27 December 2010

Home at last

There's something really comforting about being in your own home after such a long time! Lola and Charlie (my two dogs) looked out of the door in disbelief and wasted no time in checking out what I had in my luggage. Nothing of any great interest, but my clothes had some interesting "foreign" odours that occupied them for a few moments.

So, unpacked, a week of holiday left to recover before starting back at work. Probably time to start thinking about my next adventure!

More in the new year.

22 December 2010

Merry Christmas - wherever in the world!

Christmas has special meaning for people in many corners of the world. While the heart of the season is the same wherever you might be, the way in which you celebrate depends on just where you happen to be. Here's just a flavour of some of the variations in the countries I’ve visited:

God Jul or Gledelig Jul (Norway)

In Norway almost everyone has either a spruce or a pine tree in their living room - decorated with white lights, tinsel, Norwegian flags and other ornaments. Children make paper baskets of shiny, colored paper, which are filled with candy or nuts. Chains made of colored paper are also very popular.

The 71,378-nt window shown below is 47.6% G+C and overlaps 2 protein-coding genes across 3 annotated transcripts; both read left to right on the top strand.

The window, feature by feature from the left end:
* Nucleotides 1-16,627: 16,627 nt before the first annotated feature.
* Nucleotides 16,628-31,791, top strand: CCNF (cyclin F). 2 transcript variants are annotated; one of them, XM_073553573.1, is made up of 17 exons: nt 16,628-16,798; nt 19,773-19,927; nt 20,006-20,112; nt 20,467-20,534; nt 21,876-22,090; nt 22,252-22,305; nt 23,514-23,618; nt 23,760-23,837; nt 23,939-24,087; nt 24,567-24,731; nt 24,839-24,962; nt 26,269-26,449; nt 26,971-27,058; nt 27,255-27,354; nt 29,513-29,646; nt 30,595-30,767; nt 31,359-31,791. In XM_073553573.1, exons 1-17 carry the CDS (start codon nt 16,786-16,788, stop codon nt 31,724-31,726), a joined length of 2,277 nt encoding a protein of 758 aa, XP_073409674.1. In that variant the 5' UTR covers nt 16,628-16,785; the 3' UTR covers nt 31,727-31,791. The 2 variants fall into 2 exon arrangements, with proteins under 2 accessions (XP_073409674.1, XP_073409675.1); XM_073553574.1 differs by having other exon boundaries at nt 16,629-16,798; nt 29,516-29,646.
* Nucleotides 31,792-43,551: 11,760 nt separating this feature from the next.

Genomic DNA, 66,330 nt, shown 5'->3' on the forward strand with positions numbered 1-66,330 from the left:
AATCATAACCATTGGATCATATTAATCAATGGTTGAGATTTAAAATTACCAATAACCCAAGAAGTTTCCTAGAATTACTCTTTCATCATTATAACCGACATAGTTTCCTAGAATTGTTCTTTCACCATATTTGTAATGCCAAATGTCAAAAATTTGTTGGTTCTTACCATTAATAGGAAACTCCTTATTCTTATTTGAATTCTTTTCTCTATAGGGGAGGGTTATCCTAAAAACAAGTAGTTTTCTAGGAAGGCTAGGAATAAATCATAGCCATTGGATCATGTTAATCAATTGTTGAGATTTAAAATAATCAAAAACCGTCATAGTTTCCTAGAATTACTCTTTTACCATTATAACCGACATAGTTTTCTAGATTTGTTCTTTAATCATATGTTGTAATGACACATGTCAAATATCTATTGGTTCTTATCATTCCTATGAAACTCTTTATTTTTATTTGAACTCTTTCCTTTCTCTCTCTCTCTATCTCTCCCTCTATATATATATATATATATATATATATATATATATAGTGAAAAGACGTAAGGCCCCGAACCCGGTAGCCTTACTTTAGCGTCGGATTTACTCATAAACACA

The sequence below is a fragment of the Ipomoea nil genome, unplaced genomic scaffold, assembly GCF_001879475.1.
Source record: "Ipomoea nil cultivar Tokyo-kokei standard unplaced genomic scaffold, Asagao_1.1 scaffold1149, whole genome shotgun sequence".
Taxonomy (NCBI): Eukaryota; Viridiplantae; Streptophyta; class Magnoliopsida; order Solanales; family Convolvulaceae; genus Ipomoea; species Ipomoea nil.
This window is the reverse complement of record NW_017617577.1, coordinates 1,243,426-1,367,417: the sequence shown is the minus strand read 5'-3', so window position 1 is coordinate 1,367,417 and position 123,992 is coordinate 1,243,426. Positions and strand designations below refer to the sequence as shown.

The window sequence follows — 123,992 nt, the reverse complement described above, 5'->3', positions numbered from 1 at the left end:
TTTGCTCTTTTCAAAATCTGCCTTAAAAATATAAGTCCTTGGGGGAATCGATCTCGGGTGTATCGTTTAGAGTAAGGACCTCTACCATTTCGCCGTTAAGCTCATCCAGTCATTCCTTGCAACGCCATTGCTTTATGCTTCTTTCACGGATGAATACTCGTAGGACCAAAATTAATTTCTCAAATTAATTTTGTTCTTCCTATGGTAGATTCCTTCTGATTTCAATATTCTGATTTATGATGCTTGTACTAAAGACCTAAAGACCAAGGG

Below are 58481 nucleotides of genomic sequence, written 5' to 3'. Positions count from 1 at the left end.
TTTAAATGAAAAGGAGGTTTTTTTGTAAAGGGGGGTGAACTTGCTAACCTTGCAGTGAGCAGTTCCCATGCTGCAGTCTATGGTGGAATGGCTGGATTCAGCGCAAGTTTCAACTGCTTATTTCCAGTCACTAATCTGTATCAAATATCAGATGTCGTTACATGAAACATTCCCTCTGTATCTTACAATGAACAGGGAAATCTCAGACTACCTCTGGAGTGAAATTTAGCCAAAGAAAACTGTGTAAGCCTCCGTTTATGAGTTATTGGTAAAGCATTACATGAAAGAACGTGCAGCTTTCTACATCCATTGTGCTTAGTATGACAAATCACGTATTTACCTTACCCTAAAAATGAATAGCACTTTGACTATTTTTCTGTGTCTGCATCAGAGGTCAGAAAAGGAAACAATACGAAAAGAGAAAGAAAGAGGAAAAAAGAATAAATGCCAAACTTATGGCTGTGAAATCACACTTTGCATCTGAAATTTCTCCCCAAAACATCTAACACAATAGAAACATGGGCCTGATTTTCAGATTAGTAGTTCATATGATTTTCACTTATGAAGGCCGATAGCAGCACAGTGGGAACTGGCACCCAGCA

The Norwegian "nisse" differs from both Santa Claus and St. Nicholas. The name  "nisse" probably derives from St. Nicholas. But "nisser" - which are elves (or gnomes) are old figures that existed before the birth of Christ. There are several types of "nisser" in Norway. The most known is the "fjøsnisse" who takes care of the animals on the farms. The fjøsnisse is very short and often bearded and lives in a barn or a stable. He wears clothes of wool and has a red knitted hat. The fjøsnisse often plays tricks on people. Sometimes he will scare people by blowing out the lights in the barn or he will scare the farm dog at night. He can become very friendly with the people who live on the farm, but one should never forget to give him a large portion of porridge on Christmas Eve.

There is also a Christmas nisse (julenissen) who is similar to Santa Claus. The julenisse brings presents to all the nice children on Christmas Eve. He is not as shy as Santa, since the julenisse delivers the presents in person, rather than coming down the chimney in the middle of the night.

God Jul and (Och) Ett Gott Nytt År (Sweden)

In Sweden, Christmas begins with a Saint Lucia ceremony on 13th of December (I saw one of these at my hotel in Kiruna – very lovely!). Lucia was a Christian virgin who sacrificed herself for her devout faith in Christianity in the 4th century at Syracuse. The ceremony held in her honor is quite recent and is often associated with the traditional thanksgiving for the return of the sun.

On this day, the youngest daughter from each family puts on a white robe with a red sash before dawn and wears a crown of evergreens with tall-lighted candles attached to it. Then she wakes her parents accompanied by other children and followed by star boys in long white shirts, pointed hats and carrying star wands, and serves them with coffee and Lucia buns.